John Sales1

M, b. circa 1600, d. after 7 April 1645
FatherJohn Sales
MotherMary (?)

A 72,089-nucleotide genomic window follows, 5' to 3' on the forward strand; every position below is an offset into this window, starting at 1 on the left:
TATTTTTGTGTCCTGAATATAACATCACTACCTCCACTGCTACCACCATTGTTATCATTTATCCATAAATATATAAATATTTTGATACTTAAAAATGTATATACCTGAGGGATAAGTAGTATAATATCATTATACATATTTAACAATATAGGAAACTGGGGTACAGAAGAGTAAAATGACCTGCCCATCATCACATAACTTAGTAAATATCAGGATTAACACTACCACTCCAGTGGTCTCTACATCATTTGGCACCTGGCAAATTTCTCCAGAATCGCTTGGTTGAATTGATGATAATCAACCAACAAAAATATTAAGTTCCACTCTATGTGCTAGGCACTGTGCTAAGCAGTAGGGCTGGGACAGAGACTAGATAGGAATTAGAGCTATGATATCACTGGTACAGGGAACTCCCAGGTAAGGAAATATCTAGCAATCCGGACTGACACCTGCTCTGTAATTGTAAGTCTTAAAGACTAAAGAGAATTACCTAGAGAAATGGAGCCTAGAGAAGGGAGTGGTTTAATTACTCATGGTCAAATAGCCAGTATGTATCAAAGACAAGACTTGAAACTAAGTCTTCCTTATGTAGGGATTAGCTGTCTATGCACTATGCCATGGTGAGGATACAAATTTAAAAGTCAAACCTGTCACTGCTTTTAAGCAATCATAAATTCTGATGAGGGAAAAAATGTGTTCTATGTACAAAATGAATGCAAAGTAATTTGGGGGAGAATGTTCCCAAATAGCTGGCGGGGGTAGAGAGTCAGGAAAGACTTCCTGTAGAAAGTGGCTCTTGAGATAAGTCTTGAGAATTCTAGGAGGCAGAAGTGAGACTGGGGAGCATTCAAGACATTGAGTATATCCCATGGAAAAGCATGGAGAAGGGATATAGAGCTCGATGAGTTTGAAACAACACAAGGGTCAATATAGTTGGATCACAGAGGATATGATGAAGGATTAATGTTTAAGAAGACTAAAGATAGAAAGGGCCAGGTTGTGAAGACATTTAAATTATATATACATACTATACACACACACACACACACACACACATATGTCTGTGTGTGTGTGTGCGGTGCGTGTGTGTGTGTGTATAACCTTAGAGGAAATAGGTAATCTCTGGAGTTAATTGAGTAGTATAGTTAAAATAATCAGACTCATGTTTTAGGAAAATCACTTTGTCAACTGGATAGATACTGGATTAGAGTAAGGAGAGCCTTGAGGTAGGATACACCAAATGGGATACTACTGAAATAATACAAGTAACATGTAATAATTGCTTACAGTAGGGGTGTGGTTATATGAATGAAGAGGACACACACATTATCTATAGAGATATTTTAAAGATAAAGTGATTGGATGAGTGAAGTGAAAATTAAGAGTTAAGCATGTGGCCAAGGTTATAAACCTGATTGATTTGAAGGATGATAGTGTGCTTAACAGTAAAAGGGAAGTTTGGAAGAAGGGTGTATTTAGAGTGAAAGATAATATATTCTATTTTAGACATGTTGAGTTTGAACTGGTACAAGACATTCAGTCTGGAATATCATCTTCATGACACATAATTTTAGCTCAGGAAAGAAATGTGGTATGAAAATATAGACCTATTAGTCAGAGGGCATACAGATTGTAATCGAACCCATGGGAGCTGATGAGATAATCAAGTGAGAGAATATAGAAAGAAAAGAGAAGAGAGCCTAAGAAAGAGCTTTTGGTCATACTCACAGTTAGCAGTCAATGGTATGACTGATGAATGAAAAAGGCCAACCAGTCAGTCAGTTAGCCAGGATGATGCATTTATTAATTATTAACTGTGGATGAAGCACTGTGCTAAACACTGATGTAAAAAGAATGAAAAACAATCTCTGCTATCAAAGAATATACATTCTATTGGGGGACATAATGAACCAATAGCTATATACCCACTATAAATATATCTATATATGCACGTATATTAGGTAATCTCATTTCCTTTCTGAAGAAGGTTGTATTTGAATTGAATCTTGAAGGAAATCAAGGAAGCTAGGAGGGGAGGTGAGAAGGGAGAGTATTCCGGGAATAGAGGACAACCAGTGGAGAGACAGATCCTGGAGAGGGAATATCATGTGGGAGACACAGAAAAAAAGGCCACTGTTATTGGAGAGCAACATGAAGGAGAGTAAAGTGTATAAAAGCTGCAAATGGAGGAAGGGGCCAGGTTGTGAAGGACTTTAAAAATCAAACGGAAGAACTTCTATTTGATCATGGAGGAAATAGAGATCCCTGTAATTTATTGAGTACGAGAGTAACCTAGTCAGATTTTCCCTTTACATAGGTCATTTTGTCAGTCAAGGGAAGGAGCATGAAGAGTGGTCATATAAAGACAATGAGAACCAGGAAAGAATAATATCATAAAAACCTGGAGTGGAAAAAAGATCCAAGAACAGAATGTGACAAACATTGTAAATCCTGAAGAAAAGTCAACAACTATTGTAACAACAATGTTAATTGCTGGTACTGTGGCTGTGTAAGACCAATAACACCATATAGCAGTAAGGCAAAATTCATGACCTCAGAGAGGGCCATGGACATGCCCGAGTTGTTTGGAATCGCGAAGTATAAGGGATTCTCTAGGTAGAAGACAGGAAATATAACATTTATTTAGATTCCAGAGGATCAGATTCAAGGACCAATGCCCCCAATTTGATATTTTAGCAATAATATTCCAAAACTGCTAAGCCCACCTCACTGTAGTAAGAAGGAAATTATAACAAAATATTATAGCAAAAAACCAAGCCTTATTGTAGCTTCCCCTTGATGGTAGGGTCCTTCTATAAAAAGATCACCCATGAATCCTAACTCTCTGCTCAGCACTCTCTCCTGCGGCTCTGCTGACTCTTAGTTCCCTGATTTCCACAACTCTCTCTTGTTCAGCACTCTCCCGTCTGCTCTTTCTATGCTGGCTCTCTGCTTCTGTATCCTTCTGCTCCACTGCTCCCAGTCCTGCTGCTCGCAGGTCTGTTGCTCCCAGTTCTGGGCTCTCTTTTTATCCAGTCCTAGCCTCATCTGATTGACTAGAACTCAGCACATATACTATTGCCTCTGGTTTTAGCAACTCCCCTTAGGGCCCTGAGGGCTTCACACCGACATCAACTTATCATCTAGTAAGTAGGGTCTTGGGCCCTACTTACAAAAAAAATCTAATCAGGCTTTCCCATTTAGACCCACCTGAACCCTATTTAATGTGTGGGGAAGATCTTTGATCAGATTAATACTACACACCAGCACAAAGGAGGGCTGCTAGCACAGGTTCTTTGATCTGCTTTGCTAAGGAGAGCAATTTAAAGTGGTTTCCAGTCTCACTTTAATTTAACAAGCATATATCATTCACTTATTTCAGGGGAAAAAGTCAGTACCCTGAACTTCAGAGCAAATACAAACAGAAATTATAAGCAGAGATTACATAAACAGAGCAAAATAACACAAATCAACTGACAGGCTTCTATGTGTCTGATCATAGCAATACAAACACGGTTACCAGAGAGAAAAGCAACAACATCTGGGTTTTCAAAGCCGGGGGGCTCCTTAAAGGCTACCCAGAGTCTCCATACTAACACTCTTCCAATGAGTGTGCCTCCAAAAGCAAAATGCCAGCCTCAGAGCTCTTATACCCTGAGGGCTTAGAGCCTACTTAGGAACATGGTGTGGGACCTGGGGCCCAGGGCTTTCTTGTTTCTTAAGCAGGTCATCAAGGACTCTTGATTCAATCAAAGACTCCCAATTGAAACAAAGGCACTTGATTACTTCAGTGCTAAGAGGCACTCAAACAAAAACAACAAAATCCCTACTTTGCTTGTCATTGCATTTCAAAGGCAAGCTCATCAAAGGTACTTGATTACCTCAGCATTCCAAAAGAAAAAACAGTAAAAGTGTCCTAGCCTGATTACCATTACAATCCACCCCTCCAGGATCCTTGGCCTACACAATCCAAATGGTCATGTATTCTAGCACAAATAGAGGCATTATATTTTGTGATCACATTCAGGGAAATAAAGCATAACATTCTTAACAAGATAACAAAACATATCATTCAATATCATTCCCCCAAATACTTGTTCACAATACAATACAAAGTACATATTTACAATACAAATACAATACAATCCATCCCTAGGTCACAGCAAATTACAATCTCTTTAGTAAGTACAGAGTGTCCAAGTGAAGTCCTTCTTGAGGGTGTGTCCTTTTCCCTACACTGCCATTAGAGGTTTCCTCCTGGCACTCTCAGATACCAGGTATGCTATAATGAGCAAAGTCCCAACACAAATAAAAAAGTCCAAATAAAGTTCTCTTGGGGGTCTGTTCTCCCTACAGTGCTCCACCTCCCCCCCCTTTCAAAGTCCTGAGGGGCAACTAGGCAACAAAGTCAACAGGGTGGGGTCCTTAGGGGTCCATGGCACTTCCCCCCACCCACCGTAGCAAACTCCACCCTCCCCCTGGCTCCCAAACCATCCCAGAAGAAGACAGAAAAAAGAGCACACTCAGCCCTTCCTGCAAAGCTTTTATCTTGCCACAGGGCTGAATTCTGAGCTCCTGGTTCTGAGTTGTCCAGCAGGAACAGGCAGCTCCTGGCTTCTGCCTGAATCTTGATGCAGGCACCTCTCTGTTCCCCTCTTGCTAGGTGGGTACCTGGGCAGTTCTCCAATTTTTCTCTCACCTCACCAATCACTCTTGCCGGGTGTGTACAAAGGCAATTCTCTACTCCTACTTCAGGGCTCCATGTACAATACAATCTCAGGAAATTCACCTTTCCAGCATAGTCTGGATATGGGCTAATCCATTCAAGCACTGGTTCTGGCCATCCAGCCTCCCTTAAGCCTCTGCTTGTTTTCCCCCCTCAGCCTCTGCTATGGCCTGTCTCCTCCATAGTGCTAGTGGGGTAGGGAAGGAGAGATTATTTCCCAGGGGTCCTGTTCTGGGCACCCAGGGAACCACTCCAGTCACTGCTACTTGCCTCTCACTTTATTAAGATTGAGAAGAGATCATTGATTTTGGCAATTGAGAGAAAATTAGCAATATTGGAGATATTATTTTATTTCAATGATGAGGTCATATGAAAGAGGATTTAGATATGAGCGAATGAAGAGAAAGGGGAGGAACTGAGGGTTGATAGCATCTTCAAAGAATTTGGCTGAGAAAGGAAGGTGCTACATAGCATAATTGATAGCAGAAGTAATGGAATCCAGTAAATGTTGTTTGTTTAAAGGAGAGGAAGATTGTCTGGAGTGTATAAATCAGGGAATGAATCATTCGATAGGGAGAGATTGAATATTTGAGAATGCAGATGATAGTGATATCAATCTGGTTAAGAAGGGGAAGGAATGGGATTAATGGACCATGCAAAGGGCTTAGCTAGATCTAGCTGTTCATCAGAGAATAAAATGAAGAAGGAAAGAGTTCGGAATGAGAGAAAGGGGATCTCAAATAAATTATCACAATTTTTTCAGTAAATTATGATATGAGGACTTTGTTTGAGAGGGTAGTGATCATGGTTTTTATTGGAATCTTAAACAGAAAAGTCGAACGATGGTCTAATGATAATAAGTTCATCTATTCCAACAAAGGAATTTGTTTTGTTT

John was born circa 1600 in Devonshire, England. John married Phillipe Soales, daughter of Jamys Soles and Ellyn Bell, on 11 August 1625 in Little Waldingfield, County Suffolk, England, at St. Lawrence Church.2,3 He and Phillipe were blessed with 2 children. In 1630, John & his wife, Phillipe, left from Southampton. aboard the ship, "Talbot", of the Winthrop Fleet, bound for New England. Listed among thee passenger was John Sales. His wife, Phillipe, daughters: Phoebe aged 7 years & Sarah aged 2 years. The ship arrived at port the 2nd of July..4 The family first settled in Charlestown, Massachusetts. In the fall of 1630, he was admitted as the 21st member to the Boston church. In Charlestown during scarce times in 1632, John Sales was noted as a thief. On 1 April 1633, "John Sayles being convicted of feloniously taking away corn & fish from diverse persons the last year & this, as also clapboards, &c., is censured by the Court after this manner: That all his estate shall be forfeited, out of which double restitution shall be made to those whom he hath wronged, shall be whipped, & bound as servant with any that will retain him for 3 years, & after to be disposed of by the Court as they shall think meet. John Sayle is bound with Mr. Coxeshall for 3 years, for which he is to give him £4 per annum; his daughter is also bound with him for 14 years. Mr. Coxeshall is to have a sow with her, & at the end of her time he is to give unto her a cow calf". On 4 March 1633/4, the court ordered "that John Sayles shall be severely whipped for running from his master, Mr. Coxeall". On 7 April 1635, it is "referred to Mr. Treasurer [William Coddington] & Mr. Pynchon to examine & prepare the business betwixt Mr. Coxeall, Sayles his daughter, & John Levens" By 1638, John & his daughter Phoebe had removed to New Amsterdam. In New Amsterdam, John’s troubles continued, he became involved in law suits in regards to harming live stock. In late 1643, because of all the trouble he had created, an impatient court threatened him with banishment.5,6 John's wife, an unknown person , died before 21 August 1644, leaving him a widower; She probably died before or soon after her family came to this country in 1630. She most likely died on the ship "Talbot" while enroute to this country along with her daughter, Sarah. There is no mention of her or her daughter Sarah when her husband & daugnter Phoebe were bound into servatude on 1 August 1633. Her husband had been convicted of stealing.7 John married 2nd Maria Roberts on 21 August 1644 at the New Amsterdam Reformed Dutch Church in the City, County & State of New York. Maria was married first to Jan Sloofs. She married third 9 August 1645 Thomas Greedy.8 On his death bed, he made a nuncupative will on 7 April 1645. It was recorded that Johng "being wounded and lying sick abed." It is thought he soon died from his wounds. :CR:]